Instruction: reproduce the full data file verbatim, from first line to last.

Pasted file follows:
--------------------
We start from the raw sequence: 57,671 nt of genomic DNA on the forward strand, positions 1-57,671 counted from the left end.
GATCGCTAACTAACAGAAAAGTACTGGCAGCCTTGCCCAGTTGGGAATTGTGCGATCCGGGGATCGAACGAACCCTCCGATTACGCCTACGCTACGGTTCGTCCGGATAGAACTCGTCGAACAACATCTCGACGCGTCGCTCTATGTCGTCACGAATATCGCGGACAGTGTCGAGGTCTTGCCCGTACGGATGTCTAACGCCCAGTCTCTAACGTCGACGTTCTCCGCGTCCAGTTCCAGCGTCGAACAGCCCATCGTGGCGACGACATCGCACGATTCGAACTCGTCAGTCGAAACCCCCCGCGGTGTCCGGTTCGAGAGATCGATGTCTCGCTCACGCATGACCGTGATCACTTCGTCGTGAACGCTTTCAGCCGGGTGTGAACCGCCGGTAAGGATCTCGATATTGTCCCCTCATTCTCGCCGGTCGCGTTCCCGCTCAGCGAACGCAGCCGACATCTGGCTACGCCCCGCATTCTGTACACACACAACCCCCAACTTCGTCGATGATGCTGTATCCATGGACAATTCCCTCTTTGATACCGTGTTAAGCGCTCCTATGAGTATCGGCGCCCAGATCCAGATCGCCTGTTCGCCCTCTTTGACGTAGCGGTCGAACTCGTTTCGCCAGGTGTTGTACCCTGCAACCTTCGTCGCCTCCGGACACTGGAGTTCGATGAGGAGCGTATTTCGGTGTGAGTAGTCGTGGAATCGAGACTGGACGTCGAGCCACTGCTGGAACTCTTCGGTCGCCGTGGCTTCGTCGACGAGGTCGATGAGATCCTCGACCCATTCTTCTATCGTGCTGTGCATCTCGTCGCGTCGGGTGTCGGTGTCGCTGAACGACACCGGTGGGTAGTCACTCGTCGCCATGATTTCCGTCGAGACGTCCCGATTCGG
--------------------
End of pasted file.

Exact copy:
We start from the raw sequence: 57,671 nt of genomic DNA on the forward strand, positions 1-57,671 counted from the left end.
GATCGCTAACTAACAGAAAAGTACTGGCAGCCTTGCCCAGTTGGGAATTGTGCGATCCGGGGATCGAACGAACCCTCCGATTACGCCTACGCTACGGTTCGTCCGGATAGAACTCGTCGAACAACATCTCGACGCGTCGCTCTATGTCGTCACGAATATCGCGGACAGTGTCGAGGTCTTGCCCGTACGGATGTCTAACGCCCAGTCTCTAACGTCGACGTTCTCCGCGTCCAGTTCCAGCGTCGAACAGCCCATCGTGGCGACGACATCGCACGATTCGAACTCGTCAGTCGAAACCCCCCGCGGTGTCCGGTTCGAGAGATCGATGTCTCGCTCACGCATGACCGTGATCACTTCGTCGTGAACGCTTTCAGCCGGGTGTGAACCGCCGGTAAGGATCTCGATATTGTCCCCTCATTCTCGCCGGTCGCGTTCCCGCTCAGCGAACGCAGCCGACATCTGGCTACGCCCCGCATTCTGTACACACACAACCCCCAACTTCGTCGATGATGCTGTATCCATGGACAATTCCCTCTTTGATACCGTGTTAAGCGCTCCTATGAGTATCGGCGCCCAGATCCAGATCGCCTGTTCGCCCTCTTTGACGTAGCGGTCGAACTCGTTTCGCCAGGTGTTGTACCCTGCAACCTTCGTCGCCTCCGGACACTGGAGTTCGATGAGGAGCGTATTTCGGTGTGAGTAGTCGTGGAATCGAGACTGGACGTCGAGCCACTGCTGGAACTCTTCGGTCGCCGTGGCTTCGTCGACGAGGTCGATGAGATCCTCGACCCATTCTTCTATCGTGCTGTGCATCTCGTCGCGTCGGGTGTCGGTGTCGCTGAACGACACCGGTGGGTAGTCACTCGTCGCCATGATTTCCGTCGAGACGTCCCGATTCGG